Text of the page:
Friday, December 10, 2010
A quick summary: Galahad has moved to a private boarding stable about 30 miles west of here. He wasn't happy at his previous stable--he was constantly getting in trouble with the other horses, picking fights, wanting to play whether the other horses did or not. He'd already been seriously hurt once, and I knew it was only a matter of time before he was injured again, or hurt another horse. Something had to be done, so when this new opportunity arose, I jumped at it.
The new stable is significantly farther away from home for me, but worth it for Galahad. He's much better off, and that is the most important thing. A lot has happened since we moved him, and I'll have to update that in a few days, but something has shifted in me that is of major significance. I didn't realize it until a couple of days ago:
A friend and I went out to see him and work with him a bit. He needs work--in his new place he has grass pasture, woods, and gets to stay outside all night when the weather is fine, and so he's decided that he's a wild pony and doesn't have to do anything he doesn't feel like doing. Because of the adjustment--his and mine--I haven't been working with him as much as I used to.
Ground work is so important, and can be done anywhere and at any time, so we decided to take him for a walk. The trails at the new place are lovely, hilly but not steep, and a nice mix of woods and open fields. He hasn't been on them much yet, so it was all new to him.
My friend was leading him. She's been around horses a lot more than I have, so I didn't think anything about it. All was well until we got to the top of the hill—he got very wild and started pushing her around with his head and shoulders. She wasn’t staying on top of him, wasn't able to counter his pushiness. I realized that she was going to be in serious danger in a few more seconds, so I took the lead away from her.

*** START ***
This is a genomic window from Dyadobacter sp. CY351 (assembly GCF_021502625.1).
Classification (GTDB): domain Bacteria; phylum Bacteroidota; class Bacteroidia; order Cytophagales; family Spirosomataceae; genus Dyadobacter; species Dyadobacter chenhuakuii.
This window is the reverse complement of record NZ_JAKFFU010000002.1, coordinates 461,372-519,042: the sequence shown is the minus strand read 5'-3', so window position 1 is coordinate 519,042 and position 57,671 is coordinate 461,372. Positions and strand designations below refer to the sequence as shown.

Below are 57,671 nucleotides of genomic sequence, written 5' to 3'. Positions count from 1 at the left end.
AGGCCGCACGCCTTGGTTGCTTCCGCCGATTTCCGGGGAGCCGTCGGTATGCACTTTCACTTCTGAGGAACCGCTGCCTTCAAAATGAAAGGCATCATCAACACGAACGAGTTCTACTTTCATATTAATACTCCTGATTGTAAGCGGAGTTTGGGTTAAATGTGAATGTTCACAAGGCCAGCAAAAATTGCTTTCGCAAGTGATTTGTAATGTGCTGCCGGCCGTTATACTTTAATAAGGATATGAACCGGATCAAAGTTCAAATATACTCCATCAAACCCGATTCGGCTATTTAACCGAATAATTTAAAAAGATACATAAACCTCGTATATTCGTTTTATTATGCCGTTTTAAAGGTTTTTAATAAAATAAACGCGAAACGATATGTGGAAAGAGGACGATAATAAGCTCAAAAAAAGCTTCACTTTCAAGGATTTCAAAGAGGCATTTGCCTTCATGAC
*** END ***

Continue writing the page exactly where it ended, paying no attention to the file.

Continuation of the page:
It took all my skill to get him back under control and to lead him down the hill. But I did it. He walked down that hill slowly, stopping when asked, backing when asked, and we made it.
So what? you say. The significance of this is that before that moment, I would have backed off and let her deal with him. She has more experience, right? so she must know better than I do. And truthfully, she would have figured it all out and been fine. But for the first time, I knew that I was better able to deal with the horse in that moment, and without thinking about it, I stepped in. Or stepped up. Stepped into my own authority. Stepped into my mare energy.
Interesting, the timing. Tomorrow I begin a three-month traineeship with my friend and gifted horse trainer "Jay" out at the rescue ranch. It'll be hard work, physically and emotionally (not to mention that it's the dead of winter). Without mare energy, I can't work with troubled horses safely and effectively. But I have it (always have had it), and now I recognize and accept it, with humility and gratitude.